Ulster University can still have a say in the destination of the title

By Michael McMullan

ULSTER University can still have a big say in the destination of the Sigerson Cup insists manager Barry Dillon.

The five-time winners surrendered a two-point lead in the finale of Tuesday’s 1-12 to 1-11 opening round defeat against Belfast rivals Queen’s and Dillon insists there are lessons to be learned.

Ulster now have a week to get their house in order for next week’s clash with ATU Donegal in the last chance saloon.

University’s showpiece football competition has a system that offers every team a second bite at the cherry.

“It’s like the back door situation with the clubs, it’s never the same,” said Dillon, a former player with the college.

“Don’t get me wrong, you want to win the games and it’s disappointing, but you are no further on or back really.

“At the end of the day, every team’s goal is to win the Sigerson and it’s not to win a first round game.”

Dillon’s hopes his side can get two games to build momentum in the back door on the way to a potential quarter-final but insists there is much to work on.

He laments the chances his side gave away on top of their eight wides and five shots dropped into the arms of Queen’s goalkeeper Brian Cassidy.

“If you start doing that in a game, it doesn’t matter who you are playing next, there is a lot of improving to be done,” he added, also pointing to the concession of a goal within a minute of Ryan Magill finding the net to open a 1-6 to 0-5 lead after 37 minutes.

“Sure we all tell every team, from u-12 upwards; if you score a goal the important thing is to not concede in the next couple of minutes.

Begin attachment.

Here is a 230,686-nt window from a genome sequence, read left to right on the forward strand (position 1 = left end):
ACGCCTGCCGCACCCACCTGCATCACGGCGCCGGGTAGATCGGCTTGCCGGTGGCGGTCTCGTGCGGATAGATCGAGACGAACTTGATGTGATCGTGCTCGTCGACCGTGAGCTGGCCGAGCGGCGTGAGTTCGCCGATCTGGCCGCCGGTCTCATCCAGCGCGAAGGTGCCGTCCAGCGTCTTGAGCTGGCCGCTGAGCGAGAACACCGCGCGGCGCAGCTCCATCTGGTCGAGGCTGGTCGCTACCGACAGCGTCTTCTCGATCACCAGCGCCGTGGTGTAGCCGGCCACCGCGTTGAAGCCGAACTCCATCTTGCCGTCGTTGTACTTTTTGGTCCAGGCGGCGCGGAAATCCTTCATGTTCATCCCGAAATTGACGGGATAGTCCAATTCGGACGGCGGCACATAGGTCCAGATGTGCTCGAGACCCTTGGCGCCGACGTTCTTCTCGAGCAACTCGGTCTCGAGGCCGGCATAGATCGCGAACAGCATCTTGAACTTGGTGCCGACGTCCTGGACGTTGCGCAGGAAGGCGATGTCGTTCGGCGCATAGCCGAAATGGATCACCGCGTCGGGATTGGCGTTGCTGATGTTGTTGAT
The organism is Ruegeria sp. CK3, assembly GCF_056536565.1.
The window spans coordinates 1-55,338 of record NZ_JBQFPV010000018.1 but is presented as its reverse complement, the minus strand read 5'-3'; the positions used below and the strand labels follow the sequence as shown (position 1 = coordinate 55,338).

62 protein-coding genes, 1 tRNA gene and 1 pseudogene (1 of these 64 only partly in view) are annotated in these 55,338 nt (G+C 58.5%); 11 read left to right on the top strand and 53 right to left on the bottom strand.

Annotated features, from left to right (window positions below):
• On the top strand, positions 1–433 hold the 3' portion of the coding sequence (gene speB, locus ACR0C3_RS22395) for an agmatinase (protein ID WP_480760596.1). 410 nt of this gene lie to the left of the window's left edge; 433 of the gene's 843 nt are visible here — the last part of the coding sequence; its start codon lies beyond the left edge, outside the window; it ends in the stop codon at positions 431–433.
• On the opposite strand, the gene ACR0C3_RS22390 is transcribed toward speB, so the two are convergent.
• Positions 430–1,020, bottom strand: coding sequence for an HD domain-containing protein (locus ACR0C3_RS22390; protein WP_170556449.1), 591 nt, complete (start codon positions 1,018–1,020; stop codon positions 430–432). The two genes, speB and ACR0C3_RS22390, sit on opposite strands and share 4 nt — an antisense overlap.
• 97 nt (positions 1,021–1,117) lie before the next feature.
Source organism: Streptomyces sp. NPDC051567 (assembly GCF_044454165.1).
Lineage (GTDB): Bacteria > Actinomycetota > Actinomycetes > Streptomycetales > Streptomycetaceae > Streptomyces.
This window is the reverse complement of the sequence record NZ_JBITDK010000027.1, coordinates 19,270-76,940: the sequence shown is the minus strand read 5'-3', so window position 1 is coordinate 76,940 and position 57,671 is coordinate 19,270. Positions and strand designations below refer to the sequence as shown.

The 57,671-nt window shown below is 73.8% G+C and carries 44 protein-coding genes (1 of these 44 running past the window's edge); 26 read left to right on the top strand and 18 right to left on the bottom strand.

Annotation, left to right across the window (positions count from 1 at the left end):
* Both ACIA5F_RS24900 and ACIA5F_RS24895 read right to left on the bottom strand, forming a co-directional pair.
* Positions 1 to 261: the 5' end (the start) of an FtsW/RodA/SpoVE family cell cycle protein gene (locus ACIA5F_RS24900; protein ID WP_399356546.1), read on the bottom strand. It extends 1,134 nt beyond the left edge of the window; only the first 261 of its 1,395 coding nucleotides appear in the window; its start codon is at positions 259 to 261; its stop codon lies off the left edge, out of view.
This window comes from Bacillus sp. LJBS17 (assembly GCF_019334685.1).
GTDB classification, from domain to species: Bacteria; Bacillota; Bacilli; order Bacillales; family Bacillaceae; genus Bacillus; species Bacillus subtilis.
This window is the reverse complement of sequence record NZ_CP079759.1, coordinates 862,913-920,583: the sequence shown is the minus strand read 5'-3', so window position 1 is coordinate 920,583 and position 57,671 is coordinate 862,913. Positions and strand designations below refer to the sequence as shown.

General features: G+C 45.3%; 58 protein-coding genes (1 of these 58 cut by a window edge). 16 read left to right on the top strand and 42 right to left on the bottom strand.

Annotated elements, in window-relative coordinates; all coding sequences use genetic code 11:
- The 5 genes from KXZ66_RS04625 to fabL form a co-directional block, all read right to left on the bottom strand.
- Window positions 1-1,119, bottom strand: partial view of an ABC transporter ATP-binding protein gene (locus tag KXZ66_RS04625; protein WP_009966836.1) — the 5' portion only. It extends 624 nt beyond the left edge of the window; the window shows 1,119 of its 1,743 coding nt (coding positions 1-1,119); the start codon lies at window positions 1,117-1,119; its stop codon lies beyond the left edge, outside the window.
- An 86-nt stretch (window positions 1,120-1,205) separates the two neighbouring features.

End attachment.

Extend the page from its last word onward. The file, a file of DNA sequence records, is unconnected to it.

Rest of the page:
“We were four points up at that stage and within 40 seconds the ball was in the back of the net to make a massive difference and it gives them a lift.”

Of the 19 players Dillon used in Tuesday’s derby clash at The Dub, 13 had played in the opening rounds of the Dr McKenna Cup.

“There are county teams playing and it is fractured,” he said of their build-up since going out of the league at the quarter-final stage in a classic at the hands of beaten finalists UCD.

“We (always) said the competition starts tonight and if you are beat, it is old fashioned knock-out now

“There are a lot of learnings from that game and we have to make sure we put them right the next day.”

Next week’s clash with Maxi Curran’s ATU Donegal is a second meeting of the season, with UU coming through the league clash on a wet night in Convoy and Dillon expects more of the same.

“It is going to be a carbon copy of this (Queen’s game), it is going to be another dogged affair and playing tonight is hopefully going to set us in good stead for that,” he said.

“We played them (ATU) in the league and it was a tight affair. Now it is championship, real championship and the gloves are off, it is bare knuckles from here on in.

“To be honest, that’s the way you want it. You might say it (Queen’s defeat) is an important game but it’s not, this is die dog or shite the licence now so we have to make it count.

“If we get our act together we’ll have a big say in this thing….if we get it right and it’s about getting it right the next day”

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